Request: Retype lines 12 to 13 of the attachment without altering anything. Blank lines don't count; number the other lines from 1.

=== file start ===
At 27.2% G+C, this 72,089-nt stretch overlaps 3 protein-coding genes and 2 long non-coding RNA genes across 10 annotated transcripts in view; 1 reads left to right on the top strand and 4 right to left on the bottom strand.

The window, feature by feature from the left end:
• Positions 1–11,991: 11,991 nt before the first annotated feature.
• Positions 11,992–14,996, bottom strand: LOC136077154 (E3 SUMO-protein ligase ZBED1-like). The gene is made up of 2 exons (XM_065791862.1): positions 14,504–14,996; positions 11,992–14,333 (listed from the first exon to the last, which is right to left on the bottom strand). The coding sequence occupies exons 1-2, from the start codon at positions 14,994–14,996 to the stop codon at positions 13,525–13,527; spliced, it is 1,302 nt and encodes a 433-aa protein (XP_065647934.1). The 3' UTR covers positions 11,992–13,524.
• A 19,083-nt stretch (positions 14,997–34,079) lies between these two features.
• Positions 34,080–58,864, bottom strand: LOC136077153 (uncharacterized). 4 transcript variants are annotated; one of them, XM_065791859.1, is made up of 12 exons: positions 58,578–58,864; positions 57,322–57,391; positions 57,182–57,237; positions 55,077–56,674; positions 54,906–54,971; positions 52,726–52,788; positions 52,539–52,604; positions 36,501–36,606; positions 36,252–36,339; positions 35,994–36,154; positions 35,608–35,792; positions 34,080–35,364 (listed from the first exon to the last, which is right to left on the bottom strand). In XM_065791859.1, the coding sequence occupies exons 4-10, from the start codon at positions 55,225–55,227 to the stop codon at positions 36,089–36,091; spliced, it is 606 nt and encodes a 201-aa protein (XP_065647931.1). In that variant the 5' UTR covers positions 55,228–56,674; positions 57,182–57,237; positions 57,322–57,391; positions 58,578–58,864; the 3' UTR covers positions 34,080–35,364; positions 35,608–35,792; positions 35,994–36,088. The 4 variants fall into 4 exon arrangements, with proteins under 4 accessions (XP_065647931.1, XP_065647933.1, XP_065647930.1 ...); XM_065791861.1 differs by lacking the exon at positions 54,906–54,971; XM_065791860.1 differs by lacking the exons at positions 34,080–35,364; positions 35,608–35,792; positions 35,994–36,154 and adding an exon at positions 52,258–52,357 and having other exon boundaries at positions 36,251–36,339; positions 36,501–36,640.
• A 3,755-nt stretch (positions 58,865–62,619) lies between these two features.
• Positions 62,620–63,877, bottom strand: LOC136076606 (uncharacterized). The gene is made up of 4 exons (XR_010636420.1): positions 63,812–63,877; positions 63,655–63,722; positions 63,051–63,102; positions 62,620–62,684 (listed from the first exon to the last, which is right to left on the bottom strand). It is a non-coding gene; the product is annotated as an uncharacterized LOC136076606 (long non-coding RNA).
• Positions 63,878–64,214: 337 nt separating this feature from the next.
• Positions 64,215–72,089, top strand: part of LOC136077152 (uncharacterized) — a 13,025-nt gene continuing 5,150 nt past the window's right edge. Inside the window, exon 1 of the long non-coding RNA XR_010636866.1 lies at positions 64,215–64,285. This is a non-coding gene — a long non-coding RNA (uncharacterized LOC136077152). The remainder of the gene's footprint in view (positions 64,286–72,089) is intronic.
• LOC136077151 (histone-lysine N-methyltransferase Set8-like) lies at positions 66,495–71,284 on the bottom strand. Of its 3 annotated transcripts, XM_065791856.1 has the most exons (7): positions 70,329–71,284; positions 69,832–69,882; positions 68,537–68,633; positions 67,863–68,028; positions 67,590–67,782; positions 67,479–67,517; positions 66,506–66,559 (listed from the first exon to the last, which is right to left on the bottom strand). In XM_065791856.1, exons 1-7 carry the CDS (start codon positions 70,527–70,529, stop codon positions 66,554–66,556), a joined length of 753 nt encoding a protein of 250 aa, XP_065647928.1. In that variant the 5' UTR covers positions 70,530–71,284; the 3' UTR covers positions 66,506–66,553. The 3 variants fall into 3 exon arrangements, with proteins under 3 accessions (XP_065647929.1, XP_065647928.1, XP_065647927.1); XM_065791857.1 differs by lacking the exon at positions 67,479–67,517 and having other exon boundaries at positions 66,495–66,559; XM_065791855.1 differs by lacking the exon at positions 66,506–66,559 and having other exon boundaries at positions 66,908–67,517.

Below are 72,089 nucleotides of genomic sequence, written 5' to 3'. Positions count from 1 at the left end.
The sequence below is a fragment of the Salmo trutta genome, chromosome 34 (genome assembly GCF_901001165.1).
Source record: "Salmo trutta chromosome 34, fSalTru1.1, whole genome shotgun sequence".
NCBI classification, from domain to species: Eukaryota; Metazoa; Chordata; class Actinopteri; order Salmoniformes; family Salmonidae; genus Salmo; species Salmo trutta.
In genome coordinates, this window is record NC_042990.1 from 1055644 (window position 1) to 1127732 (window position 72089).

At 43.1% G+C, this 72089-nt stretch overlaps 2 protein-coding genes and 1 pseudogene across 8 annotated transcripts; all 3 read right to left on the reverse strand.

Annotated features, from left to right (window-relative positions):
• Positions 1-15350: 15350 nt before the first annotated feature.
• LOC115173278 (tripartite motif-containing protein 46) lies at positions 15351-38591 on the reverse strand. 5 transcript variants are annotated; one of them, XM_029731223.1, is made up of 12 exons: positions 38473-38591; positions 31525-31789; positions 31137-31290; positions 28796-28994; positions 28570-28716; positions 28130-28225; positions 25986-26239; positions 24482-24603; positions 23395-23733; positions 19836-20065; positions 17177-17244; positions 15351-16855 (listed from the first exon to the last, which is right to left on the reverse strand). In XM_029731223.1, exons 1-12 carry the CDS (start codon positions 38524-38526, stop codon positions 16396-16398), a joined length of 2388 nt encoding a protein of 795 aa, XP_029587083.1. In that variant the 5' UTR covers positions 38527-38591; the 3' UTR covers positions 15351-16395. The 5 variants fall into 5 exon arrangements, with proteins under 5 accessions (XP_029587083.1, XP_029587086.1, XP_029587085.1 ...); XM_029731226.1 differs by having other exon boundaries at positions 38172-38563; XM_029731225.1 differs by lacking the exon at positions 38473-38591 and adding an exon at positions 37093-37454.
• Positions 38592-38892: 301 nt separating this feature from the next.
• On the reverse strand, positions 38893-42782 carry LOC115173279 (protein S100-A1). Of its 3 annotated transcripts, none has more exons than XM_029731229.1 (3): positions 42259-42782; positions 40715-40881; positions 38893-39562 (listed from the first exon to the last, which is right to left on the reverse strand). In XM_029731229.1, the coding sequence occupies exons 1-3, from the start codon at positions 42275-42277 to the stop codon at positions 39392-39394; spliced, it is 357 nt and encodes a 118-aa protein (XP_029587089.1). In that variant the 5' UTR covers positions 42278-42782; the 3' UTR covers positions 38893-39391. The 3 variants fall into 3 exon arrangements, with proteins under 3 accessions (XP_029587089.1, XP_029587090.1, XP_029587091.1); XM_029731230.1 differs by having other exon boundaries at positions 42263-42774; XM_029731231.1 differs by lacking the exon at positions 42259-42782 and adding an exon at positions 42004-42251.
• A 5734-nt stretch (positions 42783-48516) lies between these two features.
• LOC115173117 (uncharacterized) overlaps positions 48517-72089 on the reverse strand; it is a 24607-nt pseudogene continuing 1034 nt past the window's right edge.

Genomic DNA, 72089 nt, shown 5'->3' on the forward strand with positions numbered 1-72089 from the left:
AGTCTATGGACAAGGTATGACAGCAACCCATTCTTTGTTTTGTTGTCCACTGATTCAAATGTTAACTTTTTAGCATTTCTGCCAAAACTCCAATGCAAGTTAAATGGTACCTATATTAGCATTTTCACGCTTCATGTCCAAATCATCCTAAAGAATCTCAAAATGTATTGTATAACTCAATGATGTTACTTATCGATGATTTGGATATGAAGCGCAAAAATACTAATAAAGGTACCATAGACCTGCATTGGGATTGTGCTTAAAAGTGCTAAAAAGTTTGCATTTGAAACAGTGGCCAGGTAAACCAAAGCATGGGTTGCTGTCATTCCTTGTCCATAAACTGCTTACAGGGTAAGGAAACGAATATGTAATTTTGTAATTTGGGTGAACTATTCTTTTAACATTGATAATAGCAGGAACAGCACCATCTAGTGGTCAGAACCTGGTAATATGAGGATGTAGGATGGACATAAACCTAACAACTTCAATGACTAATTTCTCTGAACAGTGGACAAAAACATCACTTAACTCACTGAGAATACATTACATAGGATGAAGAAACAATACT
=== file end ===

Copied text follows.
Below are 72,089 nucleotides of genomic sequence, written 5' to 3'. Positions count from 1 at the left end.
The sequence below is a fragment of the Salmo trutta genome, chromosome 34 (genome assembly GCF_901001165.1).